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James Joyce




Cedric Watts writes on the pleasures of reading James Joyce.

Professor Cedric Watts on the pleasures of reading James Joyce:

The pleasures include:

1. Finding that the tales of Dubliners are not difficult except in their subtlety, and that, if some make you think ‘So what?’, most offer mundane reality transfigured or a memorably melancholy lyricism.

2. Learning that though critics have adopted its key-term ‘epiphany’ as literary-critical jargon, Stephen Hero (via Cranly) mocks such usage.

3. Relishing the big irony of A Portrait of the Artist as a Young Man: part of the time, Stephen Dedalus is indeed a sympathetic version of the young James Joyce; but part of the time, Stephen Dedalus is an arrogant egotist who, like the Icarus to whom he likens himself, will fail: his derivative villanelle suggests that, and Ulysses proves that.

4. When reading Ulysses, discovering:

(a) that though parts are excruciatingly difficult, other parts abound in human interest;

(b) that the early 21st century is an excellent time to be reading it, because so much free explanatory help is available online;

(c) that unlike other famous Modernist texts, this one is not anti-Semitic but pro-Semitic; not elitist but democratic; not anti-urban but appreciative of the city; and not misogynistic but (eventually) pro-feminist;

(d) that the bawdry, once deemed so shocking, now seems a reasonable consequence of Joyce’s quest to be more fully realistic than other novelists;

(e) that it’s full of fun and games, of gags that still work, of puns that still make you cheer or groan appreciatively;

(f) that it’s heroic in being so frank about so many aspects of living, from defecation and masturbation to menstruation and voyeurism;

(g) that we get to know Leopold, Molly and Stephen better than we know our own relatives;

(h) that repeatedly its use of language offers rich sensual pleasures, subtle forms of oral and aural intercourse;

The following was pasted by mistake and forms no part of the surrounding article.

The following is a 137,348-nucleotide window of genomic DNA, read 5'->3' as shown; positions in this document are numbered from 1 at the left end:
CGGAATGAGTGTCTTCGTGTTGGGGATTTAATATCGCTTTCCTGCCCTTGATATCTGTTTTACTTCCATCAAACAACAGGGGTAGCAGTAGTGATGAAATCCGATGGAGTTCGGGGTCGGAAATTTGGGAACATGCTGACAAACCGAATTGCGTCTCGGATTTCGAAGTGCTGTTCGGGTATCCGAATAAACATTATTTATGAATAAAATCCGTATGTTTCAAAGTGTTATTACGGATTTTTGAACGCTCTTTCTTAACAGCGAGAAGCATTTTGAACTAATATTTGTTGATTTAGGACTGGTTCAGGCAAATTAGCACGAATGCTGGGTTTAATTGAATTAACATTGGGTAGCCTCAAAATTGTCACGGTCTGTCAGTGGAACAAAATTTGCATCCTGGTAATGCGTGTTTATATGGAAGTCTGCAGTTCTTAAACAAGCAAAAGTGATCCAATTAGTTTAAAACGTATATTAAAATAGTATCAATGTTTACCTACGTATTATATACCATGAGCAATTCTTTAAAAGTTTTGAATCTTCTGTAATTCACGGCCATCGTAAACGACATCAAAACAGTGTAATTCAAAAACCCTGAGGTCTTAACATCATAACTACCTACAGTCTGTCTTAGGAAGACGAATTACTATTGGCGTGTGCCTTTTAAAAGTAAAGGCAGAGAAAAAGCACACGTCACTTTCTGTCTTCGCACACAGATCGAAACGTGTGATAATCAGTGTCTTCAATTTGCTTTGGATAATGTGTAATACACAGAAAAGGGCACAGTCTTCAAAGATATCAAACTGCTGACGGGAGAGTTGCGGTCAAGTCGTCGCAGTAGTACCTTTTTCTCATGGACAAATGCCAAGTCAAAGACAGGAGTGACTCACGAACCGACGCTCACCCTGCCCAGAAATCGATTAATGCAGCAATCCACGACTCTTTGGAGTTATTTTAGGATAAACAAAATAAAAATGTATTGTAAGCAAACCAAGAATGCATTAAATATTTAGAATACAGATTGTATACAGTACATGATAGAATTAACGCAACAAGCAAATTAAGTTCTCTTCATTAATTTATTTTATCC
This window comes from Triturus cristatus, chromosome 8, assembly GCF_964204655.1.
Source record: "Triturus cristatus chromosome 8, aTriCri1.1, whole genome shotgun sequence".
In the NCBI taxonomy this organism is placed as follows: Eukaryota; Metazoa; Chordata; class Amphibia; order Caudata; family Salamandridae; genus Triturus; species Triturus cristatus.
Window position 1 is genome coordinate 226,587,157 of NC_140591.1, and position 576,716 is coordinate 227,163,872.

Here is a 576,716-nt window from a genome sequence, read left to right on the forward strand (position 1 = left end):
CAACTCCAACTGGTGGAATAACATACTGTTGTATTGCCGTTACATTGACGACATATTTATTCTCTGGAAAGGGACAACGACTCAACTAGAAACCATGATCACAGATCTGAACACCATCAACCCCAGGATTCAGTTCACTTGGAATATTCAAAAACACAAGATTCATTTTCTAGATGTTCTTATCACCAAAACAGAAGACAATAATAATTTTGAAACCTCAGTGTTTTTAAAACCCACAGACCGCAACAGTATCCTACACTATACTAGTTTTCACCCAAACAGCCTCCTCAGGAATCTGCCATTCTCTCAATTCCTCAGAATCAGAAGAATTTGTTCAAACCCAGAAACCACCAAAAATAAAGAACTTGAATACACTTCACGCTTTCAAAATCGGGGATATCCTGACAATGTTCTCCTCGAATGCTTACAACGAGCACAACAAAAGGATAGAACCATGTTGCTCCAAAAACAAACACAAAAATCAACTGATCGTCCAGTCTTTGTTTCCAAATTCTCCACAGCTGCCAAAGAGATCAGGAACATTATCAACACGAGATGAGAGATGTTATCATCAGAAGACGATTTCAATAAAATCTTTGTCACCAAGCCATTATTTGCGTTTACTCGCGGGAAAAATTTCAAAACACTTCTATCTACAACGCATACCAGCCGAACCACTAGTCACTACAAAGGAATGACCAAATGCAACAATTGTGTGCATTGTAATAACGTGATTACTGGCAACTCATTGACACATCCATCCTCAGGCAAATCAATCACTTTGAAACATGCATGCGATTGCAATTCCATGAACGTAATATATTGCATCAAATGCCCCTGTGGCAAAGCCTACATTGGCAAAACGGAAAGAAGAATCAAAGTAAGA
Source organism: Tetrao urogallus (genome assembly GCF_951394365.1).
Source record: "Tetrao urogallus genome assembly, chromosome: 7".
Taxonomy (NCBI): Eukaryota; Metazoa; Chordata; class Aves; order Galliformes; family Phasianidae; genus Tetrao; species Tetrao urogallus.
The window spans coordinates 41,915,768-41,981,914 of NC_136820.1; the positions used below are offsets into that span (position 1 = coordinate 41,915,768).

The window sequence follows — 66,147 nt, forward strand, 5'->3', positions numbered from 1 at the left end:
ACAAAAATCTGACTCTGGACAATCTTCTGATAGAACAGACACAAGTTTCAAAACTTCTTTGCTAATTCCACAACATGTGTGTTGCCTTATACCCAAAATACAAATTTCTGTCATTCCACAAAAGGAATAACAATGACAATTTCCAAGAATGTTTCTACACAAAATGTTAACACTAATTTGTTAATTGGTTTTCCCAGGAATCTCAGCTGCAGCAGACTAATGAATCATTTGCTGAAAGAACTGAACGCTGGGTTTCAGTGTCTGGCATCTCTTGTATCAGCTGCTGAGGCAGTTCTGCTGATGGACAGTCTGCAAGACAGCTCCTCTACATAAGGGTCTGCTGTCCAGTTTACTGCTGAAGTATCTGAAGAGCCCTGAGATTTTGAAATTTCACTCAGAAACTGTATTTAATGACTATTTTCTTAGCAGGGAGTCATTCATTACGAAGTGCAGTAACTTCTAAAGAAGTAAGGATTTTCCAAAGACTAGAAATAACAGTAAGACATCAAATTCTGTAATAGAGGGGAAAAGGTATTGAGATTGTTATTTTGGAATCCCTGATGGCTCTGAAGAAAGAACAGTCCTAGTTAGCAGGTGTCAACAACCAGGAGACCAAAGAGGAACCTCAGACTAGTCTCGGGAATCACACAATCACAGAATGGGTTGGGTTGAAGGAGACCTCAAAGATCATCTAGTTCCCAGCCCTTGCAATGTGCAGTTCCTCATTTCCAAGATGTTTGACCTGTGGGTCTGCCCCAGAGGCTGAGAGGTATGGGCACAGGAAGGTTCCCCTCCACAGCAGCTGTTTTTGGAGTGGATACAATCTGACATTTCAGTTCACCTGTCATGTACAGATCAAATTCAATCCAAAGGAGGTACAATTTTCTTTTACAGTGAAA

(i) that we learn much about much;

(j) that we learn humility, for Joyce’s linguistic intelligence is far greater than ours, and greater than that of almost all his commentators, whom he anticipates and mocks;

(k) that in contrast to the relatively flaccid and inert prose of many novelists, Joyce’s prose is multivocally energetic;

(l) that intelligence is the art of seeing connections between apparently unconnected entities, and Joyce teaches us this art;

(m) that this novel is fully political because it exceeds the political;

(n) that it generates Ulysses 2 in our imaginations: there Stephen gains Molly as sexual partner and Leopold as surrogate father; Stephen replaces Rudy, the son whom Leopold lost and laments; and together, Stephen, Leopold and Molly write Ulysses [1].

5. When we attempt to read Finnegans Wake, learning (before we give up in despair, anger or humiliation) that Ulysses seems, in contrast, accessible, congenial and moving.

6. Attempting again to read Finnegans Wake and finding that if we take it a little bit at a time, no hurry, we start to enjoy its wildly fantastic prose-poetry: our normal everyday prose then seems to resemble the language not of the sane but of the zombified.

Cedric Watts is Emeritus Professor of English at the University of Sussex.

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